I know from personal experience that a programming contest is one of the best ways to shed light on a web application framework. In the early days of the Ruby on Rails framework, it was sponsoring “Rails Day,” a 48-hour coding competition, that really jump started the growth of the Rails community site I own. That competition brought so much attention to the framework, that a good deal of it spilled over to the competition’s sponsors. Rails Day has since given way to the annual “Rails Rumble,” which we wrote about in October.
Over 500 people competed in this year’s Rails Rumble, and the competition got coverage in a number of large blogs and mainstream computer publications. So it’s no wonder that Symfony, a PHP web application framework, would want to emulate that contest model in order to spread the word about their project. Today, Symfony’s Community Manager Kris Wallsmith announced on the project’s blog their intention to hold a similar 48-hour programming competition in a few months. Symfony’s version of the Rails Rumble, however, comes with a twist.
One of the great things about these programming competitions is that they demonstrate just how quickly developers can use the framework to go from idea to deployment. When the Rails Rumble was finished, for example, there were over 100 complete, actual applications that could be used to promote the Rails framework as a good web app development platform.
Unfortunately, though some teams have continued work on their apps, the vast majority of the applications that were created have been left to gather dust and were never actually used. As a learning and promotional tool, competitions like the Rumble are great. But they also represent a lot of man hours wasted on projects that more than likely aren’t going to actually help any real users.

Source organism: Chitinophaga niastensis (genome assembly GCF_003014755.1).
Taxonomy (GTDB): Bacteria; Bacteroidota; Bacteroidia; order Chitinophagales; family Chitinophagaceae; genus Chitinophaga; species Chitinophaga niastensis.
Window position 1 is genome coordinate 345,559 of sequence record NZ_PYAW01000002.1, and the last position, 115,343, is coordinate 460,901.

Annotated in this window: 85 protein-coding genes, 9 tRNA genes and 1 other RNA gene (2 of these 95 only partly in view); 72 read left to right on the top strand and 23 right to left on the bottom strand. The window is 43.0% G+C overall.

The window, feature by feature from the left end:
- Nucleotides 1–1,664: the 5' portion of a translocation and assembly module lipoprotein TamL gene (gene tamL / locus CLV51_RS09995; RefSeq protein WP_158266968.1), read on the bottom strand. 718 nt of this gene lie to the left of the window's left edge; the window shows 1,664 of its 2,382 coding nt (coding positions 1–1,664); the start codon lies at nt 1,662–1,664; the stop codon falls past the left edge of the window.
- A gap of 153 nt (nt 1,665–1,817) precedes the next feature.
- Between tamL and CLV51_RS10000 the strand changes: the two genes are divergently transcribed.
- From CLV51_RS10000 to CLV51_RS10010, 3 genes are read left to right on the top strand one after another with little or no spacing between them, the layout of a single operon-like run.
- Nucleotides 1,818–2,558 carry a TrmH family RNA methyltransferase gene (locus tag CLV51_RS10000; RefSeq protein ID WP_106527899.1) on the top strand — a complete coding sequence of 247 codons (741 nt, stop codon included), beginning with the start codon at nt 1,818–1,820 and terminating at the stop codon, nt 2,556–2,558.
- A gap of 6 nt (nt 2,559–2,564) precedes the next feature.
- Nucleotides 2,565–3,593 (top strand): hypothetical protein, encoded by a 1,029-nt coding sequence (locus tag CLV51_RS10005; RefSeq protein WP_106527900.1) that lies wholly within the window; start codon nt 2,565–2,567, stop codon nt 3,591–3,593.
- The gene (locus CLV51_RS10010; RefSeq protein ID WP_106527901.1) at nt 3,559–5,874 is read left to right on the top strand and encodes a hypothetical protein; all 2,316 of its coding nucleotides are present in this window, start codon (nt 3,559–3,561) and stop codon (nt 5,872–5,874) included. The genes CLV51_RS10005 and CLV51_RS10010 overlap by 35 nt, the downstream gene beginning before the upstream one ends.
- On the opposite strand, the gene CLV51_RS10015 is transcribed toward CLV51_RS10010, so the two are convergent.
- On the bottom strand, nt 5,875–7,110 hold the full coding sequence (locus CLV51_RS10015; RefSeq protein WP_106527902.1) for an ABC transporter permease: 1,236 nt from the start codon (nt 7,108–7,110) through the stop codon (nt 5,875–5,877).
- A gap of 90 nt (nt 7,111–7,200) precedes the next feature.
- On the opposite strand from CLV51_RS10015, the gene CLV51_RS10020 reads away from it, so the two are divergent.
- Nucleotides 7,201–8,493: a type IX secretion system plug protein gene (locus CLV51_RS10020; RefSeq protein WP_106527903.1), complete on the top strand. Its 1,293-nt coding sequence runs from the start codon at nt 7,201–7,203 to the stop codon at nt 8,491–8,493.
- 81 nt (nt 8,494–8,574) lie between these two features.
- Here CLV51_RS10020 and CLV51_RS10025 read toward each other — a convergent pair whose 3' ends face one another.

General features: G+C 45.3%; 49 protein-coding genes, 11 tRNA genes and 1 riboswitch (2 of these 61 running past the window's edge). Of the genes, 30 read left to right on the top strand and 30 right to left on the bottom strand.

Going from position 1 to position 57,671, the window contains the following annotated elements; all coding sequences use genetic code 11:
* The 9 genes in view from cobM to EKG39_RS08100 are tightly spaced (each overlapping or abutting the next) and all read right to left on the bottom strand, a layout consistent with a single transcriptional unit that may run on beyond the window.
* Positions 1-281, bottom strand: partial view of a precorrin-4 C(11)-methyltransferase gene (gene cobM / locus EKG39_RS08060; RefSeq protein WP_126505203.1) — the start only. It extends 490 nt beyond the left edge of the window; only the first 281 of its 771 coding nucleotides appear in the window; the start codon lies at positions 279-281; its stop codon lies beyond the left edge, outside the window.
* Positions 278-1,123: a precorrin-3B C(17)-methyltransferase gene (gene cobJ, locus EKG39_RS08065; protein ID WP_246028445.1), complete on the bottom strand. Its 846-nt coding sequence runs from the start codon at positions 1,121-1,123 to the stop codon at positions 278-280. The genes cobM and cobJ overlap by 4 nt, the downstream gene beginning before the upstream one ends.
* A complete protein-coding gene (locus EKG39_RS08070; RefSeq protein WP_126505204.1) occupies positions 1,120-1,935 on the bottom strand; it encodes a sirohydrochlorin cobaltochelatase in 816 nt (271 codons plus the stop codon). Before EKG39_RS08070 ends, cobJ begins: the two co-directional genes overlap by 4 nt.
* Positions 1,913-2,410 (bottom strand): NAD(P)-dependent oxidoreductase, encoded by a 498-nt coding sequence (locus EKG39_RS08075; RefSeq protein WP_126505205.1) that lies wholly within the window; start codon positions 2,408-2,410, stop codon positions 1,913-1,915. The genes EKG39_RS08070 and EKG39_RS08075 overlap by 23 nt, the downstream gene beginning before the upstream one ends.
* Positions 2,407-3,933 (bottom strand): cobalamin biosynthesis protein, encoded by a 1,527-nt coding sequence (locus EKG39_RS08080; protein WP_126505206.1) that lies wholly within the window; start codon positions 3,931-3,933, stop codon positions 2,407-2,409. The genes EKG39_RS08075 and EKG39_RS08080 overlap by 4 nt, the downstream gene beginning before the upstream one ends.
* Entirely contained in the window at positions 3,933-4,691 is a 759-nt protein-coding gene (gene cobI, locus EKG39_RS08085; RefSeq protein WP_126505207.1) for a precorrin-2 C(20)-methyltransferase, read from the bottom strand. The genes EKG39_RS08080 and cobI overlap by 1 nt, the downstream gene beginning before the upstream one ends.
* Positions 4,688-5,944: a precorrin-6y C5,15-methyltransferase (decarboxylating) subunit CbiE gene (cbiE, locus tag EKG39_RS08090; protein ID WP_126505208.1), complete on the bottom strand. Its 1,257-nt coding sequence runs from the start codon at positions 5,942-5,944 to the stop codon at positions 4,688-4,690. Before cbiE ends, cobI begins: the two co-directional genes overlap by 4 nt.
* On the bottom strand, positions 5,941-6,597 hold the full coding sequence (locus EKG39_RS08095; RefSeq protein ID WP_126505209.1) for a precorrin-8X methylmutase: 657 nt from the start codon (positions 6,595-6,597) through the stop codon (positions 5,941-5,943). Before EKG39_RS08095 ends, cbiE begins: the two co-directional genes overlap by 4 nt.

Wallsmith doesn’t want that to happen with Symfony’s competition. So instead of just creating random applications during the frenzied two days of competition, participants will be creating apps for a specific cause. “The applications we create during the course of the competition will be gifted to different socially-minded organizations around the world,” says Wallsmith. “Once the fun is over, our work will live on and hopefully do a lot of good.”
Symfony has put out a call for both sponsors (prizes and infrastructure) and “socially-minded organizations” that are in need of an interactive web application. Development team registration will open shortly and the contest is scheduled to take place a few months from now.
Josh Catone joined Mashable in May 2009 and is Executive Director of Editorial Projects. Before joining Mashable, Josh was the Lead Writer at ReadWriteWeb, the Lead Blogger at SitePoint, and the Community Evangelist at DandyID.